The model outlined in this card provides generated text completions based on an input prompt. It powers the Generate, Choose Best, and Likelihood endpoints.
Model architecture: Generative Pretrained Transformer
Model release date: April 2021
Model version: 0.1
Model sizes: Shrimp, Otter, Seal, Shark, Orca Model Card Author(s): Cohere Safety Team & Responsibility Council
View the API documentation.
Performance has been evaluated on the following research benchmarks. These metrics are reported on the Orca model.
|Orca||1 Billion Word Language Model Benchmark||Perplexity||35.8|
|LAMBADA Task||Last-token Accuracy||0.74|
|StereoSet||Language Modeling Score||80.92|
Model performance is only currently reported on English benchmarks. Multilingual benchmarks will be reported in the future.
Generations may be used for interactive autocomplete, augmenting human writing processes, summarization, text rephrasing, and other text-to-text tasks in non-sensitive domains.
Outputs from Choose Best can be used for classification and analysis tasks, such as selecting the most likely completion for a sentence. Token likelihoods from Likelihood might be used to make fun claims about the “randomness” of your favorite author’s writing, or to explore the statistical differences between human-written and machine-generated text (see Gehrmann et al., 2019).
Example: Generations can be used for fun applications, such as generating a unique and inspiring message for a user each morning.
Always refer to the Usage Guidelines for guidance on using the Cohere API responsibly. Additionally, please consult the following model-specific usage notes:
Language models learn the statistical relationships present in training datasets, which may include toxic language and historical biases along race, gender, sexual orientation, ability, language, cultural, and intersectional dimensions. We recommend that developers using the Generation model take model toxicity and bias into account and design applications carefully to avoid the following:
- Toxic Degeneration: Despite our ongoing efforts to remove harmful text from the training corpus, models may generate toxic text. This may include obscenities, sexually explicit content, and messages which mischaracterize or stereotype groups of people based on problematic historical biases perpetuated by internet communities (see Gehman et al., 2020 for more about toxic language model degeneration). We have put safeguards in place to avoid generating harmful text, but we highly recommend that developers build additional guardrails to ensure that text presented to end users is not toxic or harmful.
Figure: The maximum toxicity observed in N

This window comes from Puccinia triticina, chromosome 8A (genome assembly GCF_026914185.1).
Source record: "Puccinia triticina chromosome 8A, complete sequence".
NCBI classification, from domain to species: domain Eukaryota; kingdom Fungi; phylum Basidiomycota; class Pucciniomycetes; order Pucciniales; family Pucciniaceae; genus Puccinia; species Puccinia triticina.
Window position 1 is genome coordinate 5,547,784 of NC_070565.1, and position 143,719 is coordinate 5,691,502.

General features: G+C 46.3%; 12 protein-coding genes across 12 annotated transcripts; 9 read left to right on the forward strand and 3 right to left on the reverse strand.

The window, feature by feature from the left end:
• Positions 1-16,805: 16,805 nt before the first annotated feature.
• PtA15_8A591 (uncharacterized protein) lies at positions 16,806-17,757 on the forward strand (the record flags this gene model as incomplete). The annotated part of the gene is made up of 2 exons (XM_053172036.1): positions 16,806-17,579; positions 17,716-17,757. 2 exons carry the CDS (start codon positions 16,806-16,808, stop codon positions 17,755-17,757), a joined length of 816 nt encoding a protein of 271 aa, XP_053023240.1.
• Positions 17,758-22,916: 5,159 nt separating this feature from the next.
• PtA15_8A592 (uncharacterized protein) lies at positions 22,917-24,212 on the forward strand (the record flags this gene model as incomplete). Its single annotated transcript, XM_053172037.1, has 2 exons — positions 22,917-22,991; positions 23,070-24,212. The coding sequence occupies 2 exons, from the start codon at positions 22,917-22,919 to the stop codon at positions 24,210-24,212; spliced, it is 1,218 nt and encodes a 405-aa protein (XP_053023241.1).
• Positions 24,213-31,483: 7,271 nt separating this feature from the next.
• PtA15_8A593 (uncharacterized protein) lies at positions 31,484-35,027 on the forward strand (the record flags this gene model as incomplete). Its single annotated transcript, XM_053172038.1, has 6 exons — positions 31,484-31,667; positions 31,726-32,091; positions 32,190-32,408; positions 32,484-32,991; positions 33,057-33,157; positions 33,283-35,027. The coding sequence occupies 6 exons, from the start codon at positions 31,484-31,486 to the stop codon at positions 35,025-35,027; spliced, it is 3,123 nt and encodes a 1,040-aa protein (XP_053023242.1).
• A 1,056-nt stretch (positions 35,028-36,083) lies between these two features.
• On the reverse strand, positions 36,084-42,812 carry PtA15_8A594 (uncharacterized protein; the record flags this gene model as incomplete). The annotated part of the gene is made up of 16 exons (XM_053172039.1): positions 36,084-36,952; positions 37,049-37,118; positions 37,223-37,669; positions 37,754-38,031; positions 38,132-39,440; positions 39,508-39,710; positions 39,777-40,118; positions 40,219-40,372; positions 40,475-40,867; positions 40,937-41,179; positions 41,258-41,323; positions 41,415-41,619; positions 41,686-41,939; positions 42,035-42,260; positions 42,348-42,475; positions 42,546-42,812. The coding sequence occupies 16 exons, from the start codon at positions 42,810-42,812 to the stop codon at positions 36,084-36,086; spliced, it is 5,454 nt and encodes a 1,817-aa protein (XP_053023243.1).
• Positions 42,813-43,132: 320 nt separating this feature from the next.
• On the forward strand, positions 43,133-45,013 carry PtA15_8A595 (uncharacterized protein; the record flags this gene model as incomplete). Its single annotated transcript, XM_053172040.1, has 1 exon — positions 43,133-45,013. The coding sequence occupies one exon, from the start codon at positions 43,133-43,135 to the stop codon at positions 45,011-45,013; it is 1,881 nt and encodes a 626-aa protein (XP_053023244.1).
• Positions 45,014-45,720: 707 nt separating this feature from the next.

otter unconditional generations. After around 100 generations, at least one is likely to be toxic (toxicity > 0.5).
otter's performance is similar or better than other state-of-the-art language models (see Gehman et al., 2020). We used the methods described in Gehman et al., 2020 to produce this graph, and we use the same toxicity measure: PerspectiveAPI's
TOXICITY. We acknowledge the bias inherent in using automated methods to rate the toxicity of text; this visualization is provided only to depict the general trend of Generation model toxic degeneration.
- Reinforcing historical social biases: Language models capture problematic associations and stereotypes prominent on the internet and society at large. They should not be used to make decisions about individuals or the groups they belong to. For example, it is dangerous to use Generation model outputs in CV ranking systems due to known biases (Nadeem et al., 2020).
- Language limitations: This model provides completions for English text only.
- Sampling parameters: Generation quality is highly dependent on the sampling parameters. Please consult the documentation for details about each parameter and tune the values used for your application. Parameters may require re-tuning upon a new model release.
- Varying text length: Choose Best performance may vary when using
optionsspanning a wide range of lengths.
Guided by the NAACL Ethics Review Questions, we describe the potential for misuse of the Generation model. By documenting adverse use cases, we aim to keep our team accountable for addressing them. It is our goal to prevent adversarial actors from leveraging the model to the following malicious ends.
- Astroturfing: Generated text used to provide the illusion of discourse or expression of opinion by members of the public on social media or any other channel.
- Generation of misinformation and other harmful content: The generation of news or other articles which inform public opinion, or any content which aims to incite hate or mischaracterize a group of people.
- Reverse-engineering generated text detection systems: Using the Likelihood endpoint to reverse-engineer and avoid detection methods. Likelihood information returned by this endpoint has been shown to be useful in detecting machine-generated text (Gehrmann et al., 2019). Text that goes unidentified by humans is more easily flagged by automated methods (Ippolito et al., 2020) and these methods may be an important line of defense against malicious actors.
- Human-outside-the-loop: The generation of text about people, places, or events without a human-in-the-loop. This includes making decisions based on human-written input which have real-world consequences, or posing as a human in any context where the end user is unaware that outputs are being generated by a language model.